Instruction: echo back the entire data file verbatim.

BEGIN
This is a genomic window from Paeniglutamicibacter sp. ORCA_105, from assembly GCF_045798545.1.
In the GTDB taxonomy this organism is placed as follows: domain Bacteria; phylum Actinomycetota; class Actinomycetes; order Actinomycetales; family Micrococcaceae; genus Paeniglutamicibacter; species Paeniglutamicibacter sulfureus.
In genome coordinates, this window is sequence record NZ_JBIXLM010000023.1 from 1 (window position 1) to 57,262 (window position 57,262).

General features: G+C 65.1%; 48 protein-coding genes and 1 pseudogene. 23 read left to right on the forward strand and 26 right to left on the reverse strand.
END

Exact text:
This is a genomic window from Paeniglutamicibacter sp. ORCA_105, from assembly GCF_045798545.1.
In the GTDB taxonomy this organism is placed as follows: domain Bacteria; phylum Actinomycetota; class Actinomycetes; order Actinomycetales; family Micrococcaceae; genus Paeniglutamicibacter; species Paeniglutamicibacter sulfureus.
In genome coordinates, this window is sequence record NZ_JBIXLM010000023.1 from 1 (window position 1) to 57,262 (window position 57,262).

General features: G+C 65.1%; 48 protein-coding genes and 1 pseudogene. 23 read left to right on the forward strand and 26 right to left on the reverse strand.